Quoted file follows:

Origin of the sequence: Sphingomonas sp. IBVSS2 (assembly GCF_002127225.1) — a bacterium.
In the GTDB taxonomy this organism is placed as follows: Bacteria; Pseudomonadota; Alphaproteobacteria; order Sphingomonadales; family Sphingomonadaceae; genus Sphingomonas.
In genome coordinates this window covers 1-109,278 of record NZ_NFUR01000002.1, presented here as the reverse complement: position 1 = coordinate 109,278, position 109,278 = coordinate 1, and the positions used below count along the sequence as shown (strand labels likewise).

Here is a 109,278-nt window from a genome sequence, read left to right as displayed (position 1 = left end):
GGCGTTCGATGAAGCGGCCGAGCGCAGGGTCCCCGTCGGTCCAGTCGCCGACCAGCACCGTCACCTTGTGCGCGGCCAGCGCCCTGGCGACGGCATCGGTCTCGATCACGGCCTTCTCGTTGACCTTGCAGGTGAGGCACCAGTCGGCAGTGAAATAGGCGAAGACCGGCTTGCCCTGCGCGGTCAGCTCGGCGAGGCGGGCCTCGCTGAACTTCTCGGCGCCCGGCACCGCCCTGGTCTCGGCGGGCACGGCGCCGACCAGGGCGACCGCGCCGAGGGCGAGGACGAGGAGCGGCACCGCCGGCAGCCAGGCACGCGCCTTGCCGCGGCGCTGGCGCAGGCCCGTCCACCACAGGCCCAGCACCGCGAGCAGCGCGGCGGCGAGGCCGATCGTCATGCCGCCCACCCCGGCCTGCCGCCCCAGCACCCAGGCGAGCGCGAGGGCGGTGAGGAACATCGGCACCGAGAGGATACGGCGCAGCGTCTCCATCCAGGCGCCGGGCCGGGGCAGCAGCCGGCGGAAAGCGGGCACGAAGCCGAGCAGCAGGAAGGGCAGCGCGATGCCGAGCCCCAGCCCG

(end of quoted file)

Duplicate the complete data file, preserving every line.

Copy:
Origin of the sequence: Sphingomonas sp. IBVSS2 (assembly GCF_002127225.1) — a bacterium.
In the GTDB taxonomy this organism is placed as follows: Bacteria; Pseudomonadota; Alphaproteobacteria; order Sphingomonadales; family Sphingomonadaceae; genus Sphingomonas.
In genome coordinates this window covers 1-109,278 of record NZ_NFUR01000002.1, presented here as the reverse complement: position 1 = coordinate 109,278, position 109,278 = coordinate 1, and the positions used below count along the sequence as shown (strand labels likewise).

Here is a 109,278-nt window from a genome sequence, read left to right as displayed (position 1 = left end):
GGCGTTCGATGAAGCGGCCGAGCGCAGGGTCCCCGTCGGTCCAGTCGCCGACCAGCACCGTCACCTTGTGCGCGGCCAGCGCCCTGGCGACGGCATCGGTCTCGATCACGGCCTTCTCGTTGACCTTGCAGGTGAGGCACCAGTCGGCAGTGAAATAGGCGAAGACCGGCTTGCCCTGCGCGGTCAGCTCGGCGAGGCGGGCCTCGCTGAACTTCTCGGCGCCCGGCACCGCCCTGGTCTCGGCGGGCACGGCGCCGACCAGGGCGACCGCGCCGAGGGCGAGGACGAGGAGCGGCACCGCCGGCAGCCAGGCACGCGCCTTGCCGCGGCGCTGGCGCAGGCCCGTCCACCACAGGCCCAGCACCGCGAGCAGCGCGGCGGCGAGGCCGATCGTCATGCCGCCCACCCCGGCCTGCCGCCCCAGCACCCAGGCGAGCGCGAGGGCGGTGAGGAACATCGGCACCGAGAGGATACGGCGCAGCGTCTCCATCCAGGCGCCGGGCCGGGGCAGCAGCCGGCGGAAAGCGGGCACGAAGCCGAGCAGCAGGAAGGGCAGCGCGATGCCGAGCCCCAGCCCG